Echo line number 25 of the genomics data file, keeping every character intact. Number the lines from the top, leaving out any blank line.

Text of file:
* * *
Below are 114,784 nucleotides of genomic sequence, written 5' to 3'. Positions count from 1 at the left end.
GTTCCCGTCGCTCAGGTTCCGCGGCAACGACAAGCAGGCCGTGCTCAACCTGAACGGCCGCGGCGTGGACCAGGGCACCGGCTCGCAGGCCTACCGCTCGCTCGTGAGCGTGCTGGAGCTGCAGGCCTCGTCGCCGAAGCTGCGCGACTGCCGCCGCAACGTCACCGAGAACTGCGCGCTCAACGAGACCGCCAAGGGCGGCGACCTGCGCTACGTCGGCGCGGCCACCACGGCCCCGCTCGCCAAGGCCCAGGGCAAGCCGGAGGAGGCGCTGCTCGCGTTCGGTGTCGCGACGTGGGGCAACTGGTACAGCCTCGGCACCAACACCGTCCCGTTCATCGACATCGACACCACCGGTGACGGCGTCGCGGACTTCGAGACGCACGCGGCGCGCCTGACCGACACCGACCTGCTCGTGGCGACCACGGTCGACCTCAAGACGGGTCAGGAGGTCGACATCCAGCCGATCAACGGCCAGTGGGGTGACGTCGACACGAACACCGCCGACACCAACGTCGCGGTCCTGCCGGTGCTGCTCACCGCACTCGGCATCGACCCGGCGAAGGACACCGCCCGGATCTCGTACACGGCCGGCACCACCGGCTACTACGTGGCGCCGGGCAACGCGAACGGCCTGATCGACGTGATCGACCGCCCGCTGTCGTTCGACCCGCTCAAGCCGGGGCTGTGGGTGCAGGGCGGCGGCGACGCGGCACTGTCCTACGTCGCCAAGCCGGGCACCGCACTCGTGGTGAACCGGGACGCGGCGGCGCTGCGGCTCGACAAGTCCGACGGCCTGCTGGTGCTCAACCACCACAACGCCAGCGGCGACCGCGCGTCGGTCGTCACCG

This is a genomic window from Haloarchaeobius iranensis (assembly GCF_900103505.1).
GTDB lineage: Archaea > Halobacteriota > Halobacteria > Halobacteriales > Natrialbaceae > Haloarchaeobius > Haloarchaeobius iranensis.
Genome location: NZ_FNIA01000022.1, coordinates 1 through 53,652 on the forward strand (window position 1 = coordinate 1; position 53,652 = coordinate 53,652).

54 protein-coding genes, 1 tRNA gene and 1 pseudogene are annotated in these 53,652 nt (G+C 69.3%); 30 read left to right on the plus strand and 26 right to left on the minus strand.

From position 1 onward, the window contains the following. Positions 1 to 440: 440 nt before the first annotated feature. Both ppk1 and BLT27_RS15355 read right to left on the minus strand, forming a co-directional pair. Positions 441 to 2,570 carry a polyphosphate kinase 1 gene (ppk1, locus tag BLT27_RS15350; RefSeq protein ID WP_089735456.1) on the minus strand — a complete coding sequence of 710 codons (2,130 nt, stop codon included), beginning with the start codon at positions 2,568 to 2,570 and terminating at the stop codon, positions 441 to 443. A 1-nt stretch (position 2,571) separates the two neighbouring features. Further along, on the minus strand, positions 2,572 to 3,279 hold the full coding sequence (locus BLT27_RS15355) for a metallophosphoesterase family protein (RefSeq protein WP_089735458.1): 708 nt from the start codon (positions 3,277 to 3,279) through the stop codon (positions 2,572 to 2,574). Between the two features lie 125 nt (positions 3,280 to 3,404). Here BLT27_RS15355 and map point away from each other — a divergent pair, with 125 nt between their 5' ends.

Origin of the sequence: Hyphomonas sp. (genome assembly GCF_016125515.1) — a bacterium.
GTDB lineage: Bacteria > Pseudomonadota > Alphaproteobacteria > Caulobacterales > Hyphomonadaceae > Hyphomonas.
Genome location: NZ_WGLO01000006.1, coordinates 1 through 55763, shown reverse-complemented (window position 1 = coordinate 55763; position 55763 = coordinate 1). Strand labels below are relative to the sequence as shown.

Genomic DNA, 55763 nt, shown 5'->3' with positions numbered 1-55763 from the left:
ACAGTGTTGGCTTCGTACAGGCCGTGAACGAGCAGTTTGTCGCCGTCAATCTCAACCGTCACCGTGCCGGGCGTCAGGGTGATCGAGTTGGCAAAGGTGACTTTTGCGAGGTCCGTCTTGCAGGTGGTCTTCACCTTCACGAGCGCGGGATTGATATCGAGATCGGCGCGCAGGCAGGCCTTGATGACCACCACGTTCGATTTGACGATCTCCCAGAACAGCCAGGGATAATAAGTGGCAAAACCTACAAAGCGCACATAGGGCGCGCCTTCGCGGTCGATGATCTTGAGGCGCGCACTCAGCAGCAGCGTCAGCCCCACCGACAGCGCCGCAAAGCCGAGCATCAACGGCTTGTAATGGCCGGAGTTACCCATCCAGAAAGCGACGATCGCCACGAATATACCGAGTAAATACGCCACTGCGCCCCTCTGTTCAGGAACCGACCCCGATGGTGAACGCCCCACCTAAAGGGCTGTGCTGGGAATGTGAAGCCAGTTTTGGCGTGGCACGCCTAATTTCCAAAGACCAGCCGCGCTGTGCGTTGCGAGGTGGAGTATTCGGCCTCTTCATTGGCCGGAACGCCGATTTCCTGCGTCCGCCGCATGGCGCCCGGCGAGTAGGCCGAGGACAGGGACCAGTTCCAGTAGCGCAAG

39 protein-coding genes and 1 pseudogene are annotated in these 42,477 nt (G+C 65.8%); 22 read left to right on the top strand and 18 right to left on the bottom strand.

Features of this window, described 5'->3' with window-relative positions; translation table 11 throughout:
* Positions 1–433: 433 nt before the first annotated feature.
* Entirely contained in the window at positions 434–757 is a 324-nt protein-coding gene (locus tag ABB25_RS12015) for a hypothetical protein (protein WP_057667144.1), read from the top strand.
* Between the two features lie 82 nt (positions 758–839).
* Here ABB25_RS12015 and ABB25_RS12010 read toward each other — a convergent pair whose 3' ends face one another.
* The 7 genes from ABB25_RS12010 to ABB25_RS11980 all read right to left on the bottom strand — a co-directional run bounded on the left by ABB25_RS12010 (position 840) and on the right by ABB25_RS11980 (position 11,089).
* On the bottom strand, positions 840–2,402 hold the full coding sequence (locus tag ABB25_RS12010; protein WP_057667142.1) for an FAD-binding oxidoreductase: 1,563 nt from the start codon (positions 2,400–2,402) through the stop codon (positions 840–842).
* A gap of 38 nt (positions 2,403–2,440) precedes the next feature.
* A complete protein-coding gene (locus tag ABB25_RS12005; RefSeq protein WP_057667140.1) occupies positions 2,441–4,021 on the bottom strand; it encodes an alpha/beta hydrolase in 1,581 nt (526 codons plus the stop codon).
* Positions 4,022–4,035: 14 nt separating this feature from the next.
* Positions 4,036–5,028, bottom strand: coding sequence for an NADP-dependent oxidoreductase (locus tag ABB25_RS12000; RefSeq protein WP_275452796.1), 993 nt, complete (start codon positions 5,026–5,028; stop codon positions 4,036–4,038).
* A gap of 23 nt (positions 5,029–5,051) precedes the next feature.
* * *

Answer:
* A gap of 23 nt (positions 5,029–5,051) precedes the next feature.